3MT_Shaw_2021 Regional embedded slide mp4 format
From Gladys Shaw on February 12th, 2021
Virginia Commonwealth University, Department of Anatomy and Neurobiology
Advisor: Dr. Gretchen Neigh
3MT 2021 Heat 2
Title: The Enduring Consequences of Chronic Repeated Stress on Neuro-Metabolic Function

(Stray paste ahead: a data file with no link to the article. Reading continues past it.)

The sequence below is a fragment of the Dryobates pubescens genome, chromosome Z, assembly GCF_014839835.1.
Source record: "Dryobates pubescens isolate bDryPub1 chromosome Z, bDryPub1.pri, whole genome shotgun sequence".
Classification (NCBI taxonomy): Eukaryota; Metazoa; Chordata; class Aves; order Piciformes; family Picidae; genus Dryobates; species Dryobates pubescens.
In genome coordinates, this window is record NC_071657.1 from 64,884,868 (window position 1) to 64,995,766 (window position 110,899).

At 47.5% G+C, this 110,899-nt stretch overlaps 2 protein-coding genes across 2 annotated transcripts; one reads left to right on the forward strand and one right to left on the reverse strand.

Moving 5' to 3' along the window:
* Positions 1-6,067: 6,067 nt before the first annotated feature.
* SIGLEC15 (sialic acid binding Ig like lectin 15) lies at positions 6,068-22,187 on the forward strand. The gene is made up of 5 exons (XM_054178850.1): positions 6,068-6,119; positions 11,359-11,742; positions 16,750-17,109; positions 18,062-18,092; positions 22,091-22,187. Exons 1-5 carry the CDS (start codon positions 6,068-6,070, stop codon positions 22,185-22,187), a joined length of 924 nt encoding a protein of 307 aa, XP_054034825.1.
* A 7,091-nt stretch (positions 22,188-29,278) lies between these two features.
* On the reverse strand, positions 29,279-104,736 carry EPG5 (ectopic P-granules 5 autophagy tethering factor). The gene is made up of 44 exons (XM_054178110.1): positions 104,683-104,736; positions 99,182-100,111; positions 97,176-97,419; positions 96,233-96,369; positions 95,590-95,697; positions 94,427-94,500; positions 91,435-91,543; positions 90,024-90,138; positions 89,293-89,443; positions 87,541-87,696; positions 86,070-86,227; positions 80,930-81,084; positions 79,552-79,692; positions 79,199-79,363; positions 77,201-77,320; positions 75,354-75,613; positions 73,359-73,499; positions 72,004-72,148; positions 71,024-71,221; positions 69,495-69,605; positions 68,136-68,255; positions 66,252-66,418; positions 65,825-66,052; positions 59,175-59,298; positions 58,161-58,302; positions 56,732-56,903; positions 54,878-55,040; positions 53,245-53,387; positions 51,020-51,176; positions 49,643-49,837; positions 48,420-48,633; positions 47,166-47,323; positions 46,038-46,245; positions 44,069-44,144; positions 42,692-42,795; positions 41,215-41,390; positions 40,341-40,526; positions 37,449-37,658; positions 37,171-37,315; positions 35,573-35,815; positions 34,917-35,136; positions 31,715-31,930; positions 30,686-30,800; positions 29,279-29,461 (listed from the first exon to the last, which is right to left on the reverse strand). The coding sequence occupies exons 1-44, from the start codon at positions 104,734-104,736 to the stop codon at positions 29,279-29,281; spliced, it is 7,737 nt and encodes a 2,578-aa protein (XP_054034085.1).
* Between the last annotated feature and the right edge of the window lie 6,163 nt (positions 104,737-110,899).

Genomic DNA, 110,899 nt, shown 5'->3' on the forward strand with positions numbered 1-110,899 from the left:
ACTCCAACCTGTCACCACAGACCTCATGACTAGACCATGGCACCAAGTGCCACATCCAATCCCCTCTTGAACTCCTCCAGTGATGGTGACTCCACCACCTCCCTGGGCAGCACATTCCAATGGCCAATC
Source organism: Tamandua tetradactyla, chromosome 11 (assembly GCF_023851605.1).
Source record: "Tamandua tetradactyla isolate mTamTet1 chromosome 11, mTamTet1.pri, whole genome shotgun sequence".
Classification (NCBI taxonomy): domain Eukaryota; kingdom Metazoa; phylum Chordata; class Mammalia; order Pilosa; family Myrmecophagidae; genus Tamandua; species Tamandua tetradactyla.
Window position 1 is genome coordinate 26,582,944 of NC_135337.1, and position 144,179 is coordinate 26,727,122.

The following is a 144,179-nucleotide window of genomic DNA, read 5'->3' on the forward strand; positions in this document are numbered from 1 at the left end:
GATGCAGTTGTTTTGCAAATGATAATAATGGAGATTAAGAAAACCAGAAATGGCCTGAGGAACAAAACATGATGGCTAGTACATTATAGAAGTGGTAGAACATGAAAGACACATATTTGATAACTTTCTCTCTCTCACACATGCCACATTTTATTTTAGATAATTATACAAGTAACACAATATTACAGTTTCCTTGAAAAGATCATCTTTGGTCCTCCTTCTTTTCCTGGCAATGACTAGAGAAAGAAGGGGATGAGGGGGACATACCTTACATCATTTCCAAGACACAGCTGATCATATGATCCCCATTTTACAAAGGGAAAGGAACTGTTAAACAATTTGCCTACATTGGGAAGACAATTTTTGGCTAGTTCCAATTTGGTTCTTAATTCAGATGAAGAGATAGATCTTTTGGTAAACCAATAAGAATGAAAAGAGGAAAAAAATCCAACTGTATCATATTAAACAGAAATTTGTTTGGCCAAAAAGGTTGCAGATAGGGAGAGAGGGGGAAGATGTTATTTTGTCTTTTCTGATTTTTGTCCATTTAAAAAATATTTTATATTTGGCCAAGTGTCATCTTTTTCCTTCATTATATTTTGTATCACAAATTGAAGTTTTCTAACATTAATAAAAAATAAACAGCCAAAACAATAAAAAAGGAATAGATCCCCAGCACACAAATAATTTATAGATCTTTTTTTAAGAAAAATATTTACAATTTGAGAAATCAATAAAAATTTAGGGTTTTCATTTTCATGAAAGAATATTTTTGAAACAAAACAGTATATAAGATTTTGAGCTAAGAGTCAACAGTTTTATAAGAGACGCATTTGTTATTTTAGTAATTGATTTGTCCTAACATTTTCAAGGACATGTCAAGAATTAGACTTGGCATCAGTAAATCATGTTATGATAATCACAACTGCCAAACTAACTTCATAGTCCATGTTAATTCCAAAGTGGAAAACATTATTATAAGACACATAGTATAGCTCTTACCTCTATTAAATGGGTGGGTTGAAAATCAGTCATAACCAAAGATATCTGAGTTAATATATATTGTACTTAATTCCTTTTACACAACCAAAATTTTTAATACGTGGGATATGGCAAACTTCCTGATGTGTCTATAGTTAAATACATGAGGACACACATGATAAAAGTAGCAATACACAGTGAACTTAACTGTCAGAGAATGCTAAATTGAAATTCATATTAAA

While neurodegenerative disorders are becoming more prevalent within America’s aging populations, mood disorders are steadily being diagnosed at younger ages each year. The positive correlation between adverse life experiences and the development of disorders including, depression, anxiety, and Alzheimer’s disease, suggests a crucial connection between trauma and long-lasting neurological changes. Previous focus has been on the impact of early life stress and the subsequent changes in the brain, however little focus has been placed on repeated trauma that begins in the highly dynamic and unique developmental period of adolescence into early adulthood. Therefore, it is of utmost importance to explore the relationship between these factors and potential mechanistic differences between the sexes. Current literature suggests trauma in male rodents alters the mitochondrial genome, axonal transport, and myelin composition. Additionally, preliminary data suggests altered mitochondrial respiration in whole brain synaptosomes in a sex- and stress-specific manner. The overarching goal of this thesis is to determine the effect of chronic repeated predation stress in the alteration of metabolic function in hippocampal neurons, hippocampal cytoarchitecture, and hippocampal myelin thickness in a sex- and stress-specific manner. Using male and female C57Bl/6 mice subject to chronic repeated predation stress during adolescence and early adulthood, this thesis aims to assess persistent hippocampal changes following chronic trauma. Resulting data will support the claim that chronic stress during this critical timepoint may induce persistent, sex-specific changes subsequently increasing the risk of psychological disorders and neurodegeneration. Understanding the link between chronic repeated trauma and subsequent alterations in both brain and behavior in adulthood may aid in the identification of high risk individuals, the early detection of cognitive decline, and in the determination of the neural mechanisms to be used in the development of novel, preventative treatments for both mood and neurodegenerative disorders as a whole.